My reason for that openness is simply to avoid an obvious contradiction between content and format. My content is a Jesus who was utterly open, so open that it cost him his life. Asked about his teaching, Jesus responded, according to John 18:20-21, "I have spoken openly to the world; I have always taught in synagogues and in the temple, where all the Jews come together. I have said nothing in secret. Why do you ask me? Ask those who heard what I said to them; they know what I said." I have therefore tried, as a scholar who is also a Christian, to be equally open and transparent and to accept both support and criticism, especially and above all else when speaking of Jesus himself.
On January 21, I registered for the full three-day "Beyond All Limits 2 Pastors Conference" of the Global Pastors Network at Calvary Assembly in Orlando, Fla. My only purpose was to hear an interview with Mel Gibson that afternoon and to see a screening of his film The Passion of the Christ that evening (9:30-11:30 p.m.) although I also attended most of the sessions that first day. I filled out all appropriate forms, gave my full name, local address, and status as a Professor of Religious Studies at DePaul University. The $245 fee allowed me a name-tag and the letter G marked on the back of my left hand (presumably for Gibson). Both tag and G were checked at the bottom of the stairs, again at the top of the stairs, and finally at the door leading into the 5,500-seat auditorium.
I also expected to sign a Statement of Confidentiality. That in itself did not bother me. I understood that as a pre-screening of a "rough cut," some privacy could be necessary. I did think, however, that, since most people know how the story ended, it was a little unnecessary.
In any case, it was not the fact but the content of the confidentiality agreement that surprised me. On one hand, it enjoined me "to hold confidential my exposure, knowledge and opinions of the film." On the other hand it affirmed that, "pastors and church leaders are free to speak out in support of the movie and your opinions resulting from today's experience and exposure to this project and its producer."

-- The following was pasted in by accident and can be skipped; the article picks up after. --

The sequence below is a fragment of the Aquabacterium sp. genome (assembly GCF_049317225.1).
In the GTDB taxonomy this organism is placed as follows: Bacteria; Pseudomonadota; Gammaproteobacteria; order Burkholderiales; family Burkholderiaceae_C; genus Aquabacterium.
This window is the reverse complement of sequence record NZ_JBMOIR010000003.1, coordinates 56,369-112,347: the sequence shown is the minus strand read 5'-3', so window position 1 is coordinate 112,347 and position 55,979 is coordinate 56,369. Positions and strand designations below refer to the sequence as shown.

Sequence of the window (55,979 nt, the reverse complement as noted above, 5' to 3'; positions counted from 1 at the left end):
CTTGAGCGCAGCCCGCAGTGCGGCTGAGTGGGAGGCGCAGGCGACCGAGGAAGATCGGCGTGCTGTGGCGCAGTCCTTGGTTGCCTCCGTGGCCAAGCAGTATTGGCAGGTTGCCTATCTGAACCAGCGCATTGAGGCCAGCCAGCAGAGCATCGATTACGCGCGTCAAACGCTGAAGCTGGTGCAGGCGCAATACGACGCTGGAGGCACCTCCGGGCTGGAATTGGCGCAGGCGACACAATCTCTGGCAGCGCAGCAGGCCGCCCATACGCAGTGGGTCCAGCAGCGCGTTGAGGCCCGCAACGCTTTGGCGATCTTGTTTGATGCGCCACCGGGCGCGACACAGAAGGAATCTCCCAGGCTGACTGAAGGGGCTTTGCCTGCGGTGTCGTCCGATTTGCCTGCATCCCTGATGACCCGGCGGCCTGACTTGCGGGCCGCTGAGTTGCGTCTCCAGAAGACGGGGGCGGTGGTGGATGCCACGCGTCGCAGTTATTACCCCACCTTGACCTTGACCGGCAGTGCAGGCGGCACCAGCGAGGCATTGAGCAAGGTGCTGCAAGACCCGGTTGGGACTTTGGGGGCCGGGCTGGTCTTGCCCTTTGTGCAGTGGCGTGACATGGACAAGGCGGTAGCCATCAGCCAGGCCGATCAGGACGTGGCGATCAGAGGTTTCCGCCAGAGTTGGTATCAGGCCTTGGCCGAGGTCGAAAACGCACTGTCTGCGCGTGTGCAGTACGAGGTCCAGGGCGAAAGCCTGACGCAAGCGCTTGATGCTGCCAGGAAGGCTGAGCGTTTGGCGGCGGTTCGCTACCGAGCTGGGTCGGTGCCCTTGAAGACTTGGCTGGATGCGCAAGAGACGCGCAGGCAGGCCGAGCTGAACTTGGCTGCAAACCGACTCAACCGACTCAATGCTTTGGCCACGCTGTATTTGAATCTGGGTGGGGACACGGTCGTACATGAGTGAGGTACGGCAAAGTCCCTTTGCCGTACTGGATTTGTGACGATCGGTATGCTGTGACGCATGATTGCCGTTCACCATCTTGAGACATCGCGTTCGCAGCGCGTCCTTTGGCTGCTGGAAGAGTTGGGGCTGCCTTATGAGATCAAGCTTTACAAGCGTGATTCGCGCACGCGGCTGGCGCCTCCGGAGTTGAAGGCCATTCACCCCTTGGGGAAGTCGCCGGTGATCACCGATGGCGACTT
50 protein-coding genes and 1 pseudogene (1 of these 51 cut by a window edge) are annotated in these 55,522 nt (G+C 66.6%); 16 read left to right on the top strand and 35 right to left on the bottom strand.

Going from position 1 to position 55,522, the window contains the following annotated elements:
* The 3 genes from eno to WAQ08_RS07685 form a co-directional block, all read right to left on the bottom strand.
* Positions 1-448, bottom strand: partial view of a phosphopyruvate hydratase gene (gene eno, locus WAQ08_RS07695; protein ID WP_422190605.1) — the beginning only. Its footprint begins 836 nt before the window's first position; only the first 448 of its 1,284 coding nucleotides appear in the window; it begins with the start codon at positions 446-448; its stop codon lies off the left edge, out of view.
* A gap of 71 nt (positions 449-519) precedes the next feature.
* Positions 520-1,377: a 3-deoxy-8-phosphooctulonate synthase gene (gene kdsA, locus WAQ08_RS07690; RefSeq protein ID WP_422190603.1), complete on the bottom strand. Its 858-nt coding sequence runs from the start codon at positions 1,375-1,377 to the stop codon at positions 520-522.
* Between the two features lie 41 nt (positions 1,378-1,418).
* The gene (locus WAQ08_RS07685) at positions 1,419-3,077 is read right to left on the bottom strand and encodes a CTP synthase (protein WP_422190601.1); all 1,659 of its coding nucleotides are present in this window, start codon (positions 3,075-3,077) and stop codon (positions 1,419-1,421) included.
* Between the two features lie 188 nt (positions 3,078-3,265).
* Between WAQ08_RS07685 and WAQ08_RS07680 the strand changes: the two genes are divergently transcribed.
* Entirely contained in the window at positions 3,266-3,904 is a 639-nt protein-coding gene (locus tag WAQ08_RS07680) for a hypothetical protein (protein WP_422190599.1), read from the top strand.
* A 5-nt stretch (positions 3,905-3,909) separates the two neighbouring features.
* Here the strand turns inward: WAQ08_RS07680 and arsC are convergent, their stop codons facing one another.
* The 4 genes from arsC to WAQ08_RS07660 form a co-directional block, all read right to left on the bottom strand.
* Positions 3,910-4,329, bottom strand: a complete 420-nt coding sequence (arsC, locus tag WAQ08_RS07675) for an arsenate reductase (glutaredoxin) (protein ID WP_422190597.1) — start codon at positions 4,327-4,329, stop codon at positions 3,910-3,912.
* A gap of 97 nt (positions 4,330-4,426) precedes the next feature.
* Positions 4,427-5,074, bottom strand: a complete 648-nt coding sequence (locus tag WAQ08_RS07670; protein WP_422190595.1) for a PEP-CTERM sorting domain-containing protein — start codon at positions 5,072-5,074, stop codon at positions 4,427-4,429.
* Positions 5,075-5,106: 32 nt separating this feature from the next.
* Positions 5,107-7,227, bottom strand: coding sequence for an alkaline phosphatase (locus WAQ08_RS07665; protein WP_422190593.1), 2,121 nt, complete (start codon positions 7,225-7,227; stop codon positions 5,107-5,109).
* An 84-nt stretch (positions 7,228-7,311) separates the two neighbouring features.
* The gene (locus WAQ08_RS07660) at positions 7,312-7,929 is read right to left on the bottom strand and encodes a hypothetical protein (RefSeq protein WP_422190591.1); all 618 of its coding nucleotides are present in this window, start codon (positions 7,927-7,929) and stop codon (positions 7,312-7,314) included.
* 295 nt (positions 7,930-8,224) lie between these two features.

I understand that legalese to mean that negative opinions are forbidden but positive ones are solicited. It is one thing to say that nobody can give any information about the movie or even express any opinion about it; but to allow support while denying criticism is something between cover-up and censorship. And its power is that of fear--the fear of ordinary and unprotected persons like myself that they might be sued for giving their opinion, even insofar as that could be done without discussing the movie itself.
One footnote here. Leaders of the Anti-Defamation League of B'nai B'rith infiltrated the movie's screening the same night without signing a Statement of Confidentiality. Although I did not know about their presence that night, I was aware that, after registration, one could enter the auditorium with the stealth high-technology of a black marker to make a simple G.
I signed that Statement of Confidentiality in order to see the movie, and thus I can only speak about that document and not about the film itself. I emphasize its disjunctive content--supportive opinions are acceptable, but critical opinions are forbidden---and especially its contradiction with its own subject.